It’s 43 degrees right now and wonderful blue sky, though on the windy side. Yesterday it hit 63 degrees mid-morning before cooling down. I am betting that this will be our 12th consecutive month of above-average temperatures.
What does that mean for the garden? Well, I was supposed to be cleaning up a bit, and then I stumbled across a brown bag of seeds I bought at a farmers’ market in Indiana last fall. These are for an heirloom annual called “Kiss Me Over the Garden Gate.” Didn’t have much of an idea what they were beyond the photo from the farmer, but I figured it was worth the two bucks or so. (Plus I like to support farmers’ markets.) Not that I have a fence or anything. The message on the bag said plant immediately or no later than April 1. Apparently they like a zap of cold to germinate.
I’ve googled them a few times, and I did it again today. The story is that Thomas Jefferson planed these at Monticello and introduced them to the U.S. As for the name, well, that’s less clear. These love sun and can get really tall .. they’d make a great screen if I didn’t want to see my neighbors! They also can self-seed, though I didn’t come across big complaints about invasiveness. Hopefully they are like rose campions and black-eyed Susans … they spread, but you like the way they spread.
At any rate, I went out this morning and planted some, mostly toward the back of the yard. I don’t know that I need a plant six or nine feet tall, so I figure a bit of shade (or more) can’t hurt. I’m also thinking a whiff of the scent could be nice while lying in the hammock (I better get some hammock time this summer!) And I still have tons of seeds, so yes, if you want some, leave a message.
It snowed yesterday for the first time this winter, just a couple of inches (I’m leaving out the freak white stuff just before Halloween). So while we’ve had a few really cold days, this is the first time it really feels like winter. Not that it will last long — it is supposed to hit 50 on Monday and Tuesday (and maybe that’s why the township didn’t bother plowing neighborhood streets).
I’m trying to decide if these wild swings between cold and unseasonably mild that we’ve had for the last two months are a good thing or not for the garden. Some of our daffodils have been peaking out for the better part of a month, and I keep scurrying over to the pile of leftover mulch to cover them up, wanting to protect them from when the next change in the weather. But the Brit tells me Mike McGrath (his garden guru, from You Bet Your Garden on NPR) says it’s no problem and they won’t suffer from all this.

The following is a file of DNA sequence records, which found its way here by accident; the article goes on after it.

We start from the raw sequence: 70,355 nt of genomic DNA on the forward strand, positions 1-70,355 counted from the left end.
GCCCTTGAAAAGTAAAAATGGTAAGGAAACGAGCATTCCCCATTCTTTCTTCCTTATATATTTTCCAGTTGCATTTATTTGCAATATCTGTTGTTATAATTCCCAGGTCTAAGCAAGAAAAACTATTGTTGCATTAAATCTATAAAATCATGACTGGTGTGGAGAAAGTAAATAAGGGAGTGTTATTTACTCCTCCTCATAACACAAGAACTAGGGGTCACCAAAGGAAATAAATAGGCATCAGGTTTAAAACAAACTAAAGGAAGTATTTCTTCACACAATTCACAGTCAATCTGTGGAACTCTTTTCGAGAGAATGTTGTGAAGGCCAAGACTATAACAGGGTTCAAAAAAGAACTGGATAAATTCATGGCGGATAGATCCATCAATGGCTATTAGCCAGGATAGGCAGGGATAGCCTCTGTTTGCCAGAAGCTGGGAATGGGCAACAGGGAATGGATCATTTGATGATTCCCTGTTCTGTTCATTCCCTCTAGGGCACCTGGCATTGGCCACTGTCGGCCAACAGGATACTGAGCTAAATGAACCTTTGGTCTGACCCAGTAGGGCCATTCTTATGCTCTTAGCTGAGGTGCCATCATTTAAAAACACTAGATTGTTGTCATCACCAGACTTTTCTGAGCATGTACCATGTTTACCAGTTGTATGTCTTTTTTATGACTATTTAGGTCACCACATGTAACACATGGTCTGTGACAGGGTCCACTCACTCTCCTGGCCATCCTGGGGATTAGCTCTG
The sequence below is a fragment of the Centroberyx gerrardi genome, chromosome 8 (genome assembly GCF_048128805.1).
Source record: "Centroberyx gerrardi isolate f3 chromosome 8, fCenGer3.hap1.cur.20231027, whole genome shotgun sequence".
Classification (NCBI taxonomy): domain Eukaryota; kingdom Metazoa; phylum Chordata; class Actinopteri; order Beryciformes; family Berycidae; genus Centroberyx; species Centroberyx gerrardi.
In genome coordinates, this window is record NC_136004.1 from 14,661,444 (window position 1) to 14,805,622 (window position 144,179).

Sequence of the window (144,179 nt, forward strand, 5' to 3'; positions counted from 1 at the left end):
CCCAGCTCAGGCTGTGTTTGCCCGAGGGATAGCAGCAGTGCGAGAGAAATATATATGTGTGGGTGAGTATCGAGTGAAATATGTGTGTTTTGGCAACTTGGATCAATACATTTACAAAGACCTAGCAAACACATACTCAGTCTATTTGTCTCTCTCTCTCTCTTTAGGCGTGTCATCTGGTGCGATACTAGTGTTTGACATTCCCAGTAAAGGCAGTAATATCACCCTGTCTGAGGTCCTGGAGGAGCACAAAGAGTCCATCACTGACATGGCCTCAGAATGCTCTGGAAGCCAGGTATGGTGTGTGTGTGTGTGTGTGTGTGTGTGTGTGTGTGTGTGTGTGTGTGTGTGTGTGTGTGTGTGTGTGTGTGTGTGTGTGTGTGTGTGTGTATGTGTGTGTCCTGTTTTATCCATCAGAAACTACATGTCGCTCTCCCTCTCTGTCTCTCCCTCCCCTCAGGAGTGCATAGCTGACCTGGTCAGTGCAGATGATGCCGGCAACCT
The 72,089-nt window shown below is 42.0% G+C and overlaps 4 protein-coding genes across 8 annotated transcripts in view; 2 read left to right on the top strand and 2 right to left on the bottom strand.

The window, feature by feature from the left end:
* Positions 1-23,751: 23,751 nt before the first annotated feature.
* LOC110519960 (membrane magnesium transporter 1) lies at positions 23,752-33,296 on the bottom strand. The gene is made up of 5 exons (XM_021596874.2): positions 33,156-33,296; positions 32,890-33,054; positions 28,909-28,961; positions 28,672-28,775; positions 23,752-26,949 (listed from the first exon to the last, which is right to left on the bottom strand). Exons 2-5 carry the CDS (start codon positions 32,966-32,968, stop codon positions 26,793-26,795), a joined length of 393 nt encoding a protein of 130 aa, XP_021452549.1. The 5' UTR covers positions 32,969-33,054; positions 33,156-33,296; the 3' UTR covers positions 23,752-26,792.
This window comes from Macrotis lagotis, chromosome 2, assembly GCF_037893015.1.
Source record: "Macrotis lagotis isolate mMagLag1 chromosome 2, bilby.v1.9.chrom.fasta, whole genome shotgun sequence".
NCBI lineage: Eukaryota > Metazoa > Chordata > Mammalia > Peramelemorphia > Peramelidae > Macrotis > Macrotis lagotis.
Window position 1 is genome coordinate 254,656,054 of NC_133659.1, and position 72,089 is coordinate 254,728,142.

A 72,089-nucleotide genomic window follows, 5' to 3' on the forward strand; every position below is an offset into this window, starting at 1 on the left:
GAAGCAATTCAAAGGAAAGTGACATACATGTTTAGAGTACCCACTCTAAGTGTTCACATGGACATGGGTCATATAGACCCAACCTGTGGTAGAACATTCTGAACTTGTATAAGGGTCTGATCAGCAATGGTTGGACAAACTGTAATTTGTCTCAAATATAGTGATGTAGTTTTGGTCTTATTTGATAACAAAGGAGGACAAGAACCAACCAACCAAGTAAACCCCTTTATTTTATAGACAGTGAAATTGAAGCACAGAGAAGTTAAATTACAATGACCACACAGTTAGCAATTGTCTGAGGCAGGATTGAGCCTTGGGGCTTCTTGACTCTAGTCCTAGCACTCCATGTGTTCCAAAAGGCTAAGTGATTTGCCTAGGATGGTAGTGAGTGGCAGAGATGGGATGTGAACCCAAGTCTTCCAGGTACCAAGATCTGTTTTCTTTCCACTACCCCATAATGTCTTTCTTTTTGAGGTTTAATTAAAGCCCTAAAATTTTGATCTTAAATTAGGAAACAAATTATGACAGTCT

I hope so because I spent some time in September/October creating yet another flower bed, linking two small beds along the driveway. A couple of the neighborhood kids came over, intrigued, as I was spreading newspaper as weed killer and then topping it with mulch to keep the paper from blowing away. Naturally I put them to work. Not that it lasted long.
Then my favorite bulb sale happened at Van Engelen. The beetroot red/purple Woodstock hyacinths were on sale for 25% off and I knew I couldn’t wait to see if there would be a second, 4o% off sale a week later and if they would still be around (there was and they were). I bought two packs of 25. And since I was paying for shipping anyway, I kept going. I ended up with 100 blue allium azureum, 100 tear-dropped allium bulgaricum and 50 Professor Einstein daffodils (in honor of being so close to Princeton, plus they’re white with a flat reddish-orange crown–good contrast to the yellow that dominates) and three rose-pink peony plants from there, plus a bag of 10 white daffodils with a bright orange trumpet called multiflowering Narcissus Tazetta. Whew! Only 310 bulbs, not the 325 I thought there were!
I swore I would share some, but of course I didn’t. They’re all in the ground, many of them in this new bed that still needs plants for the remaining bloom time. (I can see that being lots of black-eyed Susans and rose campions because that is what I have in abundance, though am grateful for other suggestions, preferably flowers that can survive deer and groundhogs. Looks like I will miss my favorite master gardeners’ plant sale for a nephew’s first communion.) I’m hoping the azureum will add a wrinkle to the purple that dominates in May, though they apparently really bloom in June. In that case, they’ll just be part of the riot of color that is our cottage garden. Same goes with the greenish-white (and touch of purple) bulgaricum, a May/June bloomer. The hyacinths should pop among all the daffodils in April; I just hope that I found the right balance of scattering them and concentrating them so they don’t look lost among all the yellow.
The Brit started talking about the vegetable garden yesterday … that’s next.
How I created the new flower bed: Step one is to mow the grass–scalp it, really– with the mower’s lowest height setting. That left a nub of grass (and weeds) that’s frankly too much work to pull out, especially given the size of this bed (random guess: 10 feet by four feet). The trick is to smother everything with cardboard and/or several layers of newspaper. They will rot down (newspaper is faster, but I’ve got all winter), and you get a blank loose canvas.